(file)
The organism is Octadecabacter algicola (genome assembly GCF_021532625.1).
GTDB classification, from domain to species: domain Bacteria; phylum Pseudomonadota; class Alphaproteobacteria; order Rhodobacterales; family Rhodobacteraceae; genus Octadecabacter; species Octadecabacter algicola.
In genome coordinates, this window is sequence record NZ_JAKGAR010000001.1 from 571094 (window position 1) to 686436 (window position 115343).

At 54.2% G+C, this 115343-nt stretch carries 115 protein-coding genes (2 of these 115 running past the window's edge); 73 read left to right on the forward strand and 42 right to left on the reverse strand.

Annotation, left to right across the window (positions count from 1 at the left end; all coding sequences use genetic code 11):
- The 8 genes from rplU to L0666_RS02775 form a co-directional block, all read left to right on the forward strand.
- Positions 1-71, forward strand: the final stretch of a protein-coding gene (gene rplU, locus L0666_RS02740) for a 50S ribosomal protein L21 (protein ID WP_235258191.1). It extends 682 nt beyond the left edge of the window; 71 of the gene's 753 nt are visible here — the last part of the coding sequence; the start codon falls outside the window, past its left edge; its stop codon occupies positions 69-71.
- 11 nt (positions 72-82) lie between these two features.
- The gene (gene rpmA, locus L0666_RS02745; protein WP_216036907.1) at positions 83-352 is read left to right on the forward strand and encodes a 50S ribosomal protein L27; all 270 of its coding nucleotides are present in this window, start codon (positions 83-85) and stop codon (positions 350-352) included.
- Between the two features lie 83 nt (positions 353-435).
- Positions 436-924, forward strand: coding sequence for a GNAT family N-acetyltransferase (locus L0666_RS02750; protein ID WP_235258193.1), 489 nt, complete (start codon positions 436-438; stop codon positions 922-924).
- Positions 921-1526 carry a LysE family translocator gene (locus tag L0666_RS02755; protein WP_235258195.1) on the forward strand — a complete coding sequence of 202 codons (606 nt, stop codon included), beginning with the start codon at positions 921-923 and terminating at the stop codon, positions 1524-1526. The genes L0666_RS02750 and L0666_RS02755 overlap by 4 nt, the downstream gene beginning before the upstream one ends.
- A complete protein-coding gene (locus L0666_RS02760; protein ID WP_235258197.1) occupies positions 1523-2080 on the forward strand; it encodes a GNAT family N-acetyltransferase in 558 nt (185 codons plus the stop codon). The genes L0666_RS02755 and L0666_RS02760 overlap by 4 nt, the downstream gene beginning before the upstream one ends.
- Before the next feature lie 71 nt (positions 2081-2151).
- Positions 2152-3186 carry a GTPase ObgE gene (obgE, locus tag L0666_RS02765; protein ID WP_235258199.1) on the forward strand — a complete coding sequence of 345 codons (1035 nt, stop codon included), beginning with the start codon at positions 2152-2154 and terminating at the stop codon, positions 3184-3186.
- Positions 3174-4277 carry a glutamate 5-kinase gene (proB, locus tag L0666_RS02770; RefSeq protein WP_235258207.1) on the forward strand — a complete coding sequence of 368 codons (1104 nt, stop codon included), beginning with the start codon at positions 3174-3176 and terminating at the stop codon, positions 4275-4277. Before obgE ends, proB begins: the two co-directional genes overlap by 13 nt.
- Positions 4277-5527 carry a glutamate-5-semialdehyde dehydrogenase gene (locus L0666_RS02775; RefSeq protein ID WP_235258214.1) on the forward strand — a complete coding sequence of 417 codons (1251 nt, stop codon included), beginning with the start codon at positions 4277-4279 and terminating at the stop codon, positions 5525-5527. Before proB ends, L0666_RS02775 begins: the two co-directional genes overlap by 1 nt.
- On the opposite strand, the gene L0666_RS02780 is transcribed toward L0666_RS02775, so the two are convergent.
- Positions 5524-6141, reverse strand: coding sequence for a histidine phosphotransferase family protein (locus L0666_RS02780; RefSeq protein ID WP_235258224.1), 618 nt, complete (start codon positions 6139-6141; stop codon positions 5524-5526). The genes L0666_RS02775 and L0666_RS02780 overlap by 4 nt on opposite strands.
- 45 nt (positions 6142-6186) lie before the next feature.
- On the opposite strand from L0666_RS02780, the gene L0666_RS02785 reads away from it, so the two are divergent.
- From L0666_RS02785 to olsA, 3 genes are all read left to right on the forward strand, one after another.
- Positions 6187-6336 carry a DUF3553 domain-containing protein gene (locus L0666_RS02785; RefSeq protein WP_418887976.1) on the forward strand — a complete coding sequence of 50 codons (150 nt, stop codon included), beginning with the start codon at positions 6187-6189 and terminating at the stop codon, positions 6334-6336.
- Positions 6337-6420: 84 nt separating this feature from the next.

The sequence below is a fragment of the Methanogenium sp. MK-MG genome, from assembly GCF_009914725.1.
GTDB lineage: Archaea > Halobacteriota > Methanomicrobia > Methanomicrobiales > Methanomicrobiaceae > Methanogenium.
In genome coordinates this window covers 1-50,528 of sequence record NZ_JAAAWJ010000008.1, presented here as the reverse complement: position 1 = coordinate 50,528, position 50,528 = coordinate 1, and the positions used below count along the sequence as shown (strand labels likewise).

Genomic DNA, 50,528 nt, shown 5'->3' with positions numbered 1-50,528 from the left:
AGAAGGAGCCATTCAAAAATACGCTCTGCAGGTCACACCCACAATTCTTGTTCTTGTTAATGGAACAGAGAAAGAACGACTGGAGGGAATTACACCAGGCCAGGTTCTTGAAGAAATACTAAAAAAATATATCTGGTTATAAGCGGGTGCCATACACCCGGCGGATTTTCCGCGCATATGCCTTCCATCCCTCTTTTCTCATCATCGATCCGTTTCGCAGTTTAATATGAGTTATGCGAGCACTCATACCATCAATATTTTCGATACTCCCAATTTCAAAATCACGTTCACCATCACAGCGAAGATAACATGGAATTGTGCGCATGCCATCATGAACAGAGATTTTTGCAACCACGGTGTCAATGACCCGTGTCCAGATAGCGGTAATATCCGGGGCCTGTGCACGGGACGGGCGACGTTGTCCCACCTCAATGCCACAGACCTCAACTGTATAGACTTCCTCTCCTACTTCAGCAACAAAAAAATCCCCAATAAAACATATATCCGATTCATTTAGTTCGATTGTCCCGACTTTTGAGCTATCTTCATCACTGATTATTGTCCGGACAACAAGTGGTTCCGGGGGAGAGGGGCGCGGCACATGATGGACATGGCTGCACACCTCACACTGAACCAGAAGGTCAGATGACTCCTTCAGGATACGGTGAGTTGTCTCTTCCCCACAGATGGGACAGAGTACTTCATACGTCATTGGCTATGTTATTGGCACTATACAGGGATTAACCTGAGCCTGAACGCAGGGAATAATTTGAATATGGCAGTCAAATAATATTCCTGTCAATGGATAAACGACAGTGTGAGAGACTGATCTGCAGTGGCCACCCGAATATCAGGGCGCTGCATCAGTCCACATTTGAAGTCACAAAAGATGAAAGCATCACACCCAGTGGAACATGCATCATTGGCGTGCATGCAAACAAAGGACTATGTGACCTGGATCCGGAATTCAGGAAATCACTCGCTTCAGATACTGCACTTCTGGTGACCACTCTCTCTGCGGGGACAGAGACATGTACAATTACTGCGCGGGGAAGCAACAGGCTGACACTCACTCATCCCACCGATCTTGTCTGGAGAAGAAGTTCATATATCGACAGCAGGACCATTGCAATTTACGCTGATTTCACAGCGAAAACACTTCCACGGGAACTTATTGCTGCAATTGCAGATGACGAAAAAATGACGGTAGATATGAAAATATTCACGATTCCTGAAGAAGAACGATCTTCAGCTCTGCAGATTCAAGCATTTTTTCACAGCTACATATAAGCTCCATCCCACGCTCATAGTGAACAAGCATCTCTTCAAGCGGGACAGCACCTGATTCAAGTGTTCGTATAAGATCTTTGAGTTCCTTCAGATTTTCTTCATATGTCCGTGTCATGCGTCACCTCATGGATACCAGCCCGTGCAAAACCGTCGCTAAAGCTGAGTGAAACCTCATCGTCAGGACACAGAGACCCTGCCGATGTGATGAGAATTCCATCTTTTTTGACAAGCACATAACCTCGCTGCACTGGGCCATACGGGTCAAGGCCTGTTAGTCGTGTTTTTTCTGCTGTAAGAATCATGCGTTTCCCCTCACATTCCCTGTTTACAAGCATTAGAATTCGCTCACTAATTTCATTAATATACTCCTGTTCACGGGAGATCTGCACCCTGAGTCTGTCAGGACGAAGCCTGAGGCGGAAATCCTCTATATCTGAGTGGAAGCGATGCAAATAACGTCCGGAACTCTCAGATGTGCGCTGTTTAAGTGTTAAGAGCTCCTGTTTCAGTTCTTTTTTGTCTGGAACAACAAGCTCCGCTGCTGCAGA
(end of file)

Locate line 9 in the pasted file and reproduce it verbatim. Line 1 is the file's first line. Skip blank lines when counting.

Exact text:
- The gene (gene rpmA, locus L0666_RS02745; protein WP_216036907.1) at positions 83-352 is read left to right on the forward strand and encodes a 50S ribosomal protein L27; all 270 of its coding nucleotides are present in this window, start codon (positions 83-85) and stop codon (positions 350-352) included.